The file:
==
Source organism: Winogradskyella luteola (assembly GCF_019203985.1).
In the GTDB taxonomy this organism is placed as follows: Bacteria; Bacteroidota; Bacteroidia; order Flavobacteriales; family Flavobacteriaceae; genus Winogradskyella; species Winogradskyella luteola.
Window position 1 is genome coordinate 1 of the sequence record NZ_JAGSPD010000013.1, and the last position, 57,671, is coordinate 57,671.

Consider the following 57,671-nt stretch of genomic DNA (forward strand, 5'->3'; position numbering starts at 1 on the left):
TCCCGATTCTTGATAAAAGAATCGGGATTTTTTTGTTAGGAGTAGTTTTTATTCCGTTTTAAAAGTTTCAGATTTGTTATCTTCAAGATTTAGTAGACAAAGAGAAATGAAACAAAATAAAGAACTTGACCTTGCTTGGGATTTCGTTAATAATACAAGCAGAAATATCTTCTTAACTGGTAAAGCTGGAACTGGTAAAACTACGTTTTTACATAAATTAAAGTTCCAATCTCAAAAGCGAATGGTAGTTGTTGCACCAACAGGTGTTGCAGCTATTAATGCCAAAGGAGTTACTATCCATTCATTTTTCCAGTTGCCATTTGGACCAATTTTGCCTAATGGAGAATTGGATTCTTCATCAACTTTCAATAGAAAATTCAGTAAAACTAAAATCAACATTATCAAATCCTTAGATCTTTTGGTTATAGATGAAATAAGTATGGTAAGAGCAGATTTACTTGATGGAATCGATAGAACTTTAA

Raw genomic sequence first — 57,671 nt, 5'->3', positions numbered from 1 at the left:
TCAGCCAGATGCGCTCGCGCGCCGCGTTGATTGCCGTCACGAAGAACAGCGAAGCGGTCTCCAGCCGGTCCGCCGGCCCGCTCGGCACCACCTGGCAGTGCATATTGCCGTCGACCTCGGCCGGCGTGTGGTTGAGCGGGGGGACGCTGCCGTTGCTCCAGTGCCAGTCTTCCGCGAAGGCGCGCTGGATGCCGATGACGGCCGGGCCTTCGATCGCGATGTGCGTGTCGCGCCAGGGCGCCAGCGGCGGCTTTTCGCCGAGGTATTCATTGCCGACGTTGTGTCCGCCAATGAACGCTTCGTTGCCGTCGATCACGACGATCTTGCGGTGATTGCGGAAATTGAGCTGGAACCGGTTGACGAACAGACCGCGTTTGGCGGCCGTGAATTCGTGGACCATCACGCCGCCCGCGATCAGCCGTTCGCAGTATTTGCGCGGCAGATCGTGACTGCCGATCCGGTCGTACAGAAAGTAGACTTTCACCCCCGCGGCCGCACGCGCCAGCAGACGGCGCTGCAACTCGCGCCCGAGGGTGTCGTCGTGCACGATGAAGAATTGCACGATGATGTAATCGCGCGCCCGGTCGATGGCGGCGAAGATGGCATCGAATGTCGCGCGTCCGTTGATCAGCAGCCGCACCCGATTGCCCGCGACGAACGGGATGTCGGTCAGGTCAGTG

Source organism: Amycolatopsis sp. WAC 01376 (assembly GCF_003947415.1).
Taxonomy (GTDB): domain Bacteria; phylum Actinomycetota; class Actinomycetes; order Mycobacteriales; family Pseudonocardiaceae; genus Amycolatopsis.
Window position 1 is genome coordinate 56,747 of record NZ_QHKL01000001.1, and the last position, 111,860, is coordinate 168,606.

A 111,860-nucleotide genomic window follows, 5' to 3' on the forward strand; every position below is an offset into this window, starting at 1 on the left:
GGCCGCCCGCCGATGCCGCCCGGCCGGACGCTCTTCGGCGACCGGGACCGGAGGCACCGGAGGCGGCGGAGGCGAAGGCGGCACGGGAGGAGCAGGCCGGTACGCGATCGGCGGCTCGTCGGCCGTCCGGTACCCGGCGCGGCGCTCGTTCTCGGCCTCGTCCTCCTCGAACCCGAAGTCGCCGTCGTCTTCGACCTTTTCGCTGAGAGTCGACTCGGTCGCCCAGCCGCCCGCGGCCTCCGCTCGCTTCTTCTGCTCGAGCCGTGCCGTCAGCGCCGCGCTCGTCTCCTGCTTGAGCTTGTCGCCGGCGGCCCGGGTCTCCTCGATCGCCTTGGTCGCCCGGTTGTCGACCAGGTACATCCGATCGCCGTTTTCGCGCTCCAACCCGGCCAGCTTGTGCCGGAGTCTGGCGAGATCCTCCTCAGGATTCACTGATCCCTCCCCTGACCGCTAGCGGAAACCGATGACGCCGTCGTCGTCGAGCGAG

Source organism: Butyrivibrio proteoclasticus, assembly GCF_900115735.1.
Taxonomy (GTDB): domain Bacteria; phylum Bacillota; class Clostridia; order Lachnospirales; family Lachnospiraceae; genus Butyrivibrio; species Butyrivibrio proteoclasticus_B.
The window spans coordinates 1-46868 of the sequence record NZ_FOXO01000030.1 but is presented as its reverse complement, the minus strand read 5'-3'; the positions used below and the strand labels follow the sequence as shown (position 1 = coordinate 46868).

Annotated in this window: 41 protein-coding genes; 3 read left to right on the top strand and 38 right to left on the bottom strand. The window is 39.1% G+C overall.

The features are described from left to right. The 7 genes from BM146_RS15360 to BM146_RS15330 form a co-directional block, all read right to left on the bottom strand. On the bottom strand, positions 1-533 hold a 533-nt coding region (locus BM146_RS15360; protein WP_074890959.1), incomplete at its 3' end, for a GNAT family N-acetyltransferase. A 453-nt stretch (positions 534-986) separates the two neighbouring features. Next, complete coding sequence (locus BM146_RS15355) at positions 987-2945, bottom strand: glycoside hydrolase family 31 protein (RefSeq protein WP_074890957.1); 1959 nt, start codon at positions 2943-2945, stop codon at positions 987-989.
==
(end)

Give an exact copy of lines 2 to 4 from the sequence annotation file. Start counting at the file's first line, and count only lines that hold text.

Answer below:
In the GTDB taxonomy this organism is placed as follows: Bacteria; Bacteroidota; Bacteroidia; order Flavobacteriales; family Flavobacteriaceae; genus Winogradskyella; species Winogradskyella luteola.
Window position 1 is genome coordinate 1 of the sequence record NZ_JAGSPD010000013.1, and the last position, 57,671, is coordinate 57,671.

Consider the following 57,671-nt stretch of genomic DNA (forward strand, 5'->3'; position numbering starts at 1 on the left):